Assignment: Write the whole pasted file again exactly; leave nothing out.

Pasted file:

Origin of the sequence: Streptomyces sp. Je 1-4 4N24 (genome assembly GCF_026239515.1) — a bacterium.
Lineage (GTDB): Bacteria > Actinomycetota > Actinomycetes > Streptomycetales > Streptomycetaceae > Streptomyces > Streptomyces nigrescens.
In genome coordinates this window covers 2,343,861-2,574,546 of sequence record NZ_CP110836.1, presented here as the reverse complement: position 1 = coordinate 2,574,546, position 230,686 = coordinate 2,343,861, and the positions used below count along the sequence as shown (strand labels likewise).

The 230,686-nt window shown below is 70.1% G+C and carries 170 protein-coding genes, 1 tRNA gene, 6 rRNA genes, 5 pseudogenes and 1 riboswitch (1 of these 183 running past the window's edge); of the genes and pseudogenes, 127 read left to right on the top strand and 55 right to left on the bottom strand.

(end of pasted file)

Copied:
Origin of the sequence: Streptomyces sp. Je 1-4 4N24 (genome assembly GCF_026239515.1) — a bacterium.
Lineage (GTDB): Bacteria > Actinomycetota > Actinomycetes > Streptomycetales > Streptomycetaceae > Streptomyces > Streptomyces nigrescens.
In genome coordinates this window covers 2,343,861-2,574,546 of sequence record NZ_CP110836.1, presented here as the reverse complement: position 1 = coordinate 2,574,546, position 230,686 = coordinate 2,343,861, and the positions used below count along the sequence as shown (strand labels likewise).

The 230,686-nt window shown below is 70.1% G+C and carries 170 protein-coding genes, 1 tRNA gene, 6 rRNA genes, 5 pseudogenes and 1 riboswitch (1 of these 183 running past the window's edge); of the genes and pseudogenes, 127 read left to right on the top strand and 55 right to left on the bottom strand.